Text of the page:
You are currently viewing the printable version of this article, to return to the normal page, please click here.

Wife of jailed U.S. Christian in Iran calls for White House help

Question of the Day

Is it still considered bad form to talk politics during a social gathering?

View results

The wife of an American Christian jailed in Iran called on President Obama to demand her husband's release Thursday, the 444th day of his captivity, and to link the Iranian nuclear deal to his freedom.

Naghmeh Abedini told a House Foreign Affairs joint subcommittee hearing that she feels abandoned because Obama administration officials have failed to publicly call for the release of her husband, the Rev. Saeed Abedini, a naturalized U.S. citizen.

Mrs. Abedini said she is "thankful" that Mr. Obama expressed "concern" for her husband when he talked by phone with Iranian President Hassan Rouhani in September, but she was "devastated" to learn that Mr. Obama did not demand his release as a condition for negotiating a relaxation of economic sanctions on Iran as part of a six-month nuclear deal.

"My husband is suffering because he is a Christian. He is suffering because he is an American," she said. "Yet his own government ... has abandoned him."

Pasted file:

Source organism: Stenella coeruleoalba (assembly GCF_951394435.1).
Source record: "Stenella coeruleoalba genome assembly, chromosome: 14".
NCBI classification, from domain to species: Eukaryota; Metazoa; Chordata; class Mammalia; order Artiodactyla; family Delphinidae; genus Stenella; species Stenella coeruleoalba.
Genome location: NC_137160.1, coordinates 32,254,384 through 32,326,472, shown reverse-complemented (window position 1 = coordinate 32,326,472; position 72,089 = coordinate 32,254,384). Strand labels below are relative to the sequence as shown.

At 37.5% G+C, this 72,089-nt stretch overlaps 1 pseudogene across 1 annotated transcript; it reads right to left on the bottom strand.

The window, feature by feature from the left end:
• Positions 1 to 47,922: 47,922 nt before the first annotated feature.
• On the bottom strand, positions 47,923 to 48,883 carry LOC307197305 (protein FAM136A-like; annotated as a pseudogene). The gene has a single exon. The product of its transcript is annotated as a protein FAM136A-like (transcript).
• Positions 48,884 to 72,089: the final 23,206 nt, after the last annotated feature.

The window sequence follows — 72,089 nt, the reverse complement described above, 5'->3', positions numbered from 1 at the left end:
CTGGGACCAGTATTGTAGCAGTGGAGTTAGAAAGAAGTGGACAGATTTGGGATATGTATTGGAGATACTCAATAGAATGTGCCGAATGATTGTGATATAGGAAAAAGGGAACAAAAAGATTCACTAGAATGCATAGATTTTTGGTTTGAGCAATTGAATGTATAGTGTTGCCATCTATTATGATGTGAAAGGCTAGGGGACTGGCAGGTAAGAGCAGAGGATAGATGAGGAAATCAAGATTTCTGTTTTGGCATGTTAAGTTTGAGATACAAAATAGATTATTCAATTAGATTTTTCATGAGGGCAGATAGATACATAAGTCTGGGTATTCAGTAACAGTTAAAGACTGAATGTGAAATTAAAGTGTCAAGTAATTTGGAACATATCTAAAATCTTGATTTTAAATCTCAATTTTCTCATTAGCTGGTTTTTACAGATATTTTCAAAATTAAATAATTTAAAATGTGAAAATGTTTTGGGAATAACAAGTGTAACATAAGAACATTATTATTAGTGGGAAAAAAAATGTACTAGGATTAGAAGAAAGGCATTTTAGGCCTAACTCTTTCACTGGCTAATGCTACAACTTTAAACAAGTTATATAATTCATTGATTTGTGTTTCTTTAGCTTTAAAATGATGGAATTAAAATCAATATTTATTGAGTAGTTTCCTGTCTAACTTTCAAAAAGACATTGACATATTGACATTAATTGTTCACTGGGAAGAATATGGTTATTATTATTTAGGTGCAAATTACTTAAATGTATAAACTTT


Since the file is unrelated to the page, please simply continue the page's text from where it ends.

The length of his imprisonment Thursday equals that of 52 Americans held by Iranian militants at the U.S. Embassy in Tehran from Nov. 4, 1979, to Jan. 20, 1981, when Ronald Reagan was inaugurated president.

Mr. Abedini, an Iranian-born Christian convert from Islam, was arrested Sept. 26, 2012, while visiting Iran with Iranian government permission to continue his earlier work at an orphanage in the city of Rasht on the Caspian Sea.

He and his wife had lived in Iran, where they established about 100 underground churches for Christian converts, until 2005 — when former President Mahmoud Ahmedinejad began persecuting unauthorized house churches. They fled to the United States and settled in Boise, Idaho.

Mr. Abedini initially was jailed in Iran's notorious Evin Prison, where he was tortured repeatedly. On Nov. 3, Iran transferred him to Rajai Shahr prison, where he is surrounded by murderers, rapists and other violent criminals.

"The Iranian regime sends prisoners to Rajai Shahr to disappear," she said. "It sends prisoners to Rajai Shahr to die."

© Copyright 2014 The Washington Times, LLC. Click here for reprint permission.

About the Author
James Morrison

James Morrison

James Morrison joined the The Washington Times in 1983 as a local reporter covering Alexandria, Va. A year later, he was assigned to open a Times bureau in Canada. From 1987 to 1989, Mr. Morrison was The Washington Times reporter in London, covering Britain, Western Europe and NATO issues. After returning to Washington, he served as an assistant foreign editor ...

Latest Stories

Latest Blog Entries

blog comments powered by Disqus
TWT Video Picks